First Impression: Reign of the Seven Spellblades

Black-haired Oliver Horn walks through the forest of talking flowers to the spectacular castle that hosts Kimberly Academy, a magical school in a somewhat Napoleonic-era world in which swords and wands are used equally to make spells. A parade of fantastic beasts is currently in progress. The participation of a troll, though, sparks a discussion between Katie Aalto, an animal lover from non-Finland, and the red-haired Guy Greenwood, from non-Scotland. Pete Reston, the, ahem, non-magical-born intractable bookworm, scolds them, though the aristocratic Michela McFarlane addresses him kindly. But just then, one of the students casts a secret spell on Katie, who starts running to the troll against her will! The fully decked-out samurai girl Nanao Hibiya unsheathes her sword and steps in, and Oliver organizes the others to help her with a well-directed spell. Will they succeed? Who knows. You see, Kimberly Academy has a student mortality rate of 20%. People get killed in accidents, or lost, or become crazed and murderous. And according to the, ahem, exuberant director, you just have to accept it if you study here.

I think it’s fair to say that Reign of the Seven Spellblades owes an enormous debt to Harry Potter. If you, like me, are fans of the Boy Who Lived, you should be able to pinpoint the inspiration of almost every scene, with the added problem that this show doesn’t have Rowling’s patience to explain the rules beforehand and let us learn what the stakes are. Instead, it relies on various shortcuts that work only some of the time. We hear of flute spells and wind spells, of important families and magical flora and fauna, and we see the characters use various magical paraphernalia, like a flying map of the world. A sword-toting samurai is not unheard of, the McFarlanes are important and have a distinctive hairstyle, and dying of magical causes while learning magic is called “being consumed by the spell”. The music and the animation are admittedly top-notch, and at the end, we see images of war and hints of a conspiracy, so I’m mildly intrigued. I hear that the light novels are good, too. But if Reign of the Seven Spellblades wants to keep my attention, it has to start exploring its own territory soon.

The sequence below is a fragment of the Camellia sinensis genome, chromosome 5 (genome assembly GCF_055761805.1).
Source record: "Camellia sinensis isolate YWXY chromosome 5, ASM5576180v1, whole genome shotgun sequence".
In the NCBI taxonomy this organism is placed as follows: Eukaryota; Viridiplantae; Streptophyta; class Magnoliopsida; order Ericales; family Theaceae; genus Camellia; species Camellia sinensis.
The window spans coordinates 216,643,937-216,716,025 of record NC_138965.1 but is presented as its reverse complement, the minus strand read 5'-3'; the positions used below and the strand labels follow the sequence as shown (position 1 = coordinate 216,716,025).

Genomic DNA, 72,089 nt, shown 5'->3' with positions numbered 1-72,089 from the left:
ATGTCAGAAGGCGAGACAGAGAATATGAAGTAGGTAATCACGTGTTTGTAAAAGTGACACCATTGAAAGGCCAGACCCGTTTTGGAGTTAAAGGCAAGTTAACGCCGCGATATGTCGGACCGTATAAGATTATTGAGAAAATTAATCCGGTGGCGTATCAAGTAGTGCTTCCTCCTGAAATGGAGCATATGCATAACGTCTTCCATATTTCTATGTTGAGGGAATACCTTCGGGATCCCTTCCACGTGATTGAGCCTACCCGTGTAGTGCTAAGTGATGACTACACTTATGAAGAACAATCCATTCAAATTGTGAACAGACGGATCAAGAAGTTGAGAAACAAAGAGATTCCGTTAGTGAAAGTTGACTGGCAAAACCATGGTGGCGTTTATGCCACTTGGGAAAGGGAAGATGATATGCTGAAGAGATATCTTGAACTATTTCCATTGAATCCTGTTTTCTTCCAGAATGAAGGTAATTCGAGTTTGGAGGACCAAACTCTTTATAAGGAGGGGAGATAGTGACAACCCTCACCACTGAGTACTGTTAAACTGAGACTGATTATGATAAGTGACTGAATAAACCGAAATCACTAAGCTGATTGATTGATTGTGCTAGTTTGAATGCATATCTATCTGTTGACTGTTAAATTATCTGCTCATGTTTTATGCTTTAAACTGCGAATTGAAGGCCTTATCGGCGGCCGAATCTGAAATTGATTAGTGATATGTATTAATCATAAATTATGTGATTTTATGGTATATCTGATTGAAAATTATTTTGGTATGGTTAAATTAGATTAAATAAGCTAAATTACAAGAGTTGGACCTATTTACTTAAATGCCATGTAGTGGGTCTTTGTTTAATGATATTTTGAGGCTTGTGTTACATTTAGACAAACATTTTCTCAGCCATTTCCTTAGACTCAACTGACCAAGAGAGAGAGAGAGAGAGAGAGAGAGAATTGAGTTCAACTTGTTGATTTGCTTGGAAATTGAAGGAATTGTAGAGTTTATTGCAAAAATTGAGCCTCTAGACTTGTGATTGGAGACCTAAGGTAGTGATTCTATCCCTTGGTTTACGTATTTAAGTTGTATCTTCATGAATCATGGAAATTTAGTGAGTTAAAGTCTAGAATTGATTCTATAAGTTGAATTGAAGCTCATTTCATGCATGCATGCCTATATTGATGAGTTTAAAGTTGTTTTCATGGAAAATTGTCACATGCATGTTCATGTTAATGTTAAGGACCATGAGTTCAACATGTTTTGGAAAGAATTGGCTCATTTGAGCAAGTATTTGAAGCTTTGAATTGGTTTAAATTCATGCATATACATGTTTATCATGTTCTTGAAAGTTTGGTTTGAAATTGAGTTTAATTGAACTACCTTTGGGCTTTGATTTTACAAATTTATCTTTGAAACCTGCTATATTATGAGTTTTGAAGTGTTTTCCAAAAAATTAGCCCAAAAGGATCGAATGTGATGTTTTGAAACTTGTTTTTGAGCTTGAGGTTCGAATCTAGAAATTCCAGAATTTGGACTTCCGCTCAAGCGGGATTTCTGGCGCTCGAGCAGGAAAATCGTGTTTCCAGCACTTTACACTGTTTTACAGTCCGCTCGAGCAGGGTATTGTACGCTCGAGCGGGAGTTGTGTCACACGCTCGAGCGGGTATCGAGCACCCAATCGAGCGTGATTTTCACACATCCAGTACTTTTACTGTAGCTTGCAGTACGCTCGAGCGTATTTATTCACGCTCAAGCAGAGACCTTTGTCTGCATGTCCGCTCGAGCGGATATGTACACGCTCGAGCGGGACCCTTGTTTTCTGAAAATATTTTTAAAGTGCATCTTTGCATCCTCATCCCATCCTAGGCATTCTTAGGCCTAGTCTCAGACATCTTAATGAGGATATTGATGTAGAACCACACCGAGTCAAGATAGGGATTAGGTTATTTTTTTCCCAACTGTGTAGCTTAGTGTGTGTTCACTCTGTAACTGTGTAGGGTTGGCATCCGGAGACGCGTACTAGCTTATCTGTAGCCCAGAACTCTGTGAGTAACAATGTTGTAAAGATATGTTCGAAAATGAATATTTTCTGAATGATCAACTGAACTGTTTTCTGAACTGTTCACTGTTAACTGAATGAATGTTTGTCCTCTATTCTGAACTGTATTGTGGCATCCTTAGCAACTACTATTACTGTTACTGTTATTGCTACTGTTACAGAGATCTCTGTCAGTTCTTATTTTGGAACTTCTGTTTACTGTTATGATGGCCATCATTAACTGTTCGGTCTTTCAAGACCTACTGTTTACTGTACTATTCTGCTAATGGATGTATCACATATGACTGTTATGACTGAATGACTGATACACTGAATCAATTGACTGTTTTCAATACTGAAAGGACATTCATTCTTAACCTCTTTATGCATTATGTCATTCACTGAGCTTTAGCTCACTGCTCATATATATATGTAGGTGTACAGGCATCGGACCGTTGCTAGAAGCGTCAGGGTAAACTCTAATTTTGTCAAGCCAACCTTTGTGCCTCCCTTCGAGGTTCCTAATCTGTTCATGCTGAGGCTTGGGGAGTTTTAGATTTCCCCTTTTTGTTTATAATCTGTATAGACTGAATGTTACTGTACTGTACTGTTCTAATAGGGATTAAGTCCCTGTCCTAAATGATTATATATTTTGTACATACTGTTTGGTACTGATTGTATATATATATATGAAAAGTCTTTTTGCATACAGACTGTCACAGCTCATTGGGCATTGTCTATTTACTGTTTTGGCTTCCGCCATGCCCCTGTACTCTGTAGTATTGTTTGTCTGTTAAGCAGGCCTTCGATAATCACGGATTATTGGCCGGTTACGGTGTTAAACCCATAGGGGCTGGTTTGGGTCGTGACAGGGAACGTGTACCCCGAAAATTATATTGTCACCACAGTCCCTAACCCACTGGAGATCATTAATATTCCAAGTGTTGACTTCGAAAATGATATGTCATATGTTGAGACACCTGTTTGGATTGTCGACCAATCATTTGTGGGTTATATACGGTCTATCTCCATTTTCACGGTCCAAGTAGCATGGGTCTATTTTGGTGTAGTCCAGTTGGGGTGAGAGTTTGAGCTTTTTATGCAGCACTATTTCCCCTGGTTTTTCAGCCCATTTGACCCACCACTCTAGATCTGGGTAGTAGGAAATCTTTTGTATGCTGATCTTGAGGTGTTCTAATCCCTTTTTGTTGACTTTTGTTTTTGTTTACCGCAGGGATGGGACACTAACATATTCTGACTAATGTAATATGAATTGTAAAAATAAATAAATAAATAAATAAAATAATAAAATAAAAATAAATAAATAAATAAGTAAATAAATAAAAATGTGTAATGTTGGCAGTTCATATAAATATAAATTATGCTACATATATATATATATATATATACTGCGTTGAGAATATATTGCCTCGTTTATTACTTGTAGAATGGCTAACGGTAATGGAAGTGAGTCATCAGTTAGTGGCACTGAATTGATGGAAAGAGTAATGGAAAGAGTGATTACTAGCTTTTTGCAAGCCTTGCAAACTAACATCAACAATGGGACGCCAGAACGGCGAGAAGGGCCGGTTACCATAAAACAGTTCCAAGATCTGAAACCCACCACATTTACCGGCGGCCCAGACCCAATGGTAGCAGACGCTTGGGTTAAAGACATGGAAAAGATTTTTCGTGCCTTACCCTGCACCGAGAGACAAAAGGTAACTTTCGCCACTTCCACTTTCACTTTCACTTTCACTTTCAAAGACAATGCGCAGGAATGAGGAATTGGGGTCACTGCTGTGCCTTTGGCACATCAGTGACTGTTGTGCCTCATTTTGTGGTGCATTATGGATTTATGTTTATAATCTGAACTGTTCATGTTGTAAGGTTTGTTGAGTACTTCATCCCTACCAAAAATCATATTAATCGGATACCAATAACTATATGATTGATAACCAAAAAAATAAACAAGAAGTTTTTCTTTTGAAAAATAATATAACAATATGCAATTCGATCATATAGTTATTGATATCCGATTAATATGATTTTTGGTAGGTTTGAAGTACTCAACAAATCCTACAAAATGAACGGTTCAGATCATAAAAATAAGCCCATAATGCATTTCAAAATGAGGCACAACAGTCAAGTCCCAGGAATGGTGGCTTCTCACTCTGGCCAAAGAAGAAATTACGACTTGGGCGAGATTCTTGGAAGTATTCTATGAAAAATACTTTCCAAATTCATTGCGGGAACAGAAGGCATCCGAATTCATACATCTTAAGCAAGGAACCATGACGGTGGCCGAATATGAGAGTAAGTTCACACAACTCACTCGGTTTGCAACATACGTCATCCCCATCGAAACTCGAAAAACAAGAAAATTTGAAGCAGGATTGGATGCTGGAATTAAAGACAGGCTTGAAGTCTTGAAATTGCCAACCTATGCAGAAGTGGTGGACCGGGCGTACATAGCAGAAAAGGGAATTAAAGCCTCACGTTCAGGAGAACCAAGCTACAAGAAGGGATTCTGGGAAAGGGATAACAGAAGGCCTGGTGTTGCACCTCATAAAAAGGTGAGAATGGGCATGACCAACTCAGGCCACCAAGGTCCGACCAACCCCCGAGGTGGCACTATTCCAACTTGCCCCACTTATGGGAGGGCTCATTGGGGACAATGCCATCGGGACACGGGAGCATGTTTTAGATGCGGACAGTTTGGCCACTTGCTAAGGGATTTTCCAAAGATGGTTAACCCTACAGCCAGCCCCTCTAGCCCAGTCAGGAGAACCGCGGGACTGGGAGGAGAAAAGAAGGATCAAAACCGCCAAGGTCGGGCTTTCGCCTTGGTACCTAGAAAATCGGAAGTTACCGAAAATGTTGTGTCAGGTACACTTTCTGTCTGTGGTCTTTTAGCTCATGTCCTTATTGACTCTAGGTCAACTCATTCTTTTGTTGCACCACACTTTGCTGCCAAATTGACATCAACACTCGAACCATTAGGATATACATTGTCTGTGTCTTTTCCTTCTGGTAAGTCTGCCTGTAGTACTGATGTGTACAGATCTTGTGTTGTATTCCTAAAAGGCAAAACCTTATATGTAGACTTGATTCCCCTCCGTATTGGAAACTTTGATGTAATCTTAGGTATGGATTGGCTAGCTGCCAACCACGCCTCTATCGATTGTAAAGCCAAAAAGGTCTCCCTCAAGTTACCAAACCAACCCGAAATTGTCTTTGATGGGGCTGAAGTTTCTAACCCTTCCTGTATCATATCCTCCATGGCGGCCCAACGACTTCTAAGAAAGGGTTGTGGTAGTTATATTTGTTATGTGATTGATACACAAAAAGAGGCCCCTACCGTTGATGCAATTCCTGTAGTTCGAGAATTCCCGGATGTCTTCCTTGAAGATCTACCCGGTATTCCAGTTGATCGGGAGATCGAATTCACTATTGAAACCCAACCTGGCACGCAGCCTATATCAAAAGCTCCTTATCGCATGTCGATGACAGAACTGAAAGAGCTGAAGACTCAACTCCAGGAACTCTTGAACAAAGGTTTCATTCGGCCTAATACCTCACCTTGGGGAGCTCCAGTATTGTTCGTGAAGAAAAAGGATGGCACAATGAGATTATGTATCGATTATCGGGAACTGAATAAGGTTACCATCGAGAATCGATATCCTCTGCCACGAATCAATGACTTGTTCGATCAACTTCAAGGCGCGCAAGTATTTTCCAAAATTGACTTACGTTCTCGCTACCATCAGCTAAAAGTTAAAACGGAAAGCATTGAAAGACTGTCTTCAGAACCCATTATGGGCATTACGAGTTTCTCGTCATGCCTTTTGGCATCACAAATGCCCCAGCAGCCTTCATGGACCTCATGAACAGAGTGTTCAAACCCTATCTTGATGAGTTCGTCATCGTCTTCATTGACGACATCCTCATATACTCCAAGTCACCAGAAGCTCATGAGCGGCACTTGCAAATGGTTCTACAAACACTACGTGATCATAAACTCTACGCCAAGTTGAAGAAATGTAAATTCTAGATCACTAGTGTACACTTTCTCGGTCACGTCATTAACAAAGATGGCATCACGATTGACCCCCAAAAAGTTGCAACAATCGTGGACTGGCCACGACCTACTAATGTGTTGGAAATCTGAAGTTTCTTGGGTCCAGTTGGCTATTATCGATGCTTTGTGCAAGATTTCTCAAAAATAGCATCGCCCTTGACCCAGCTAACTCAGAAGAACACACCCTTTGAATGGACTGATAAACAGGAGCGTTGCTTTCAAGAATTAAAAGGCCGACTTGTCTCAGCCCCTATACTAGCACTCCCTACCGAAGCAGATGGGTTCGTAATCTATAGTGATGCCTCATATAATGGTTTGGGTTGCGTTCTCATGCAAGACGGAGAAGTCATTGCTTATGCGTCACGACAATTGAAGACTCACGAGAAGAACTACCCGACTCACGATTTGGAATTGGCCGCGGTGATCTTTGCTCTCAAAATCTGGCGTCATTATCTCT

Reign of the Seven Spellblades is streaming on Crunchyroll.

One thought on “First Impression: Reign of the Seven Spellblades

  1. Yes, the animation and music were lovely, but the plot development felt a bit stiff. My only major gripe, though, was “Where are the teachers and other adults at the parade???” Other than that, my interest is piqued and I look forward to seeing if a solid story can be built on this slightly rocky foundation.

Leave a Reply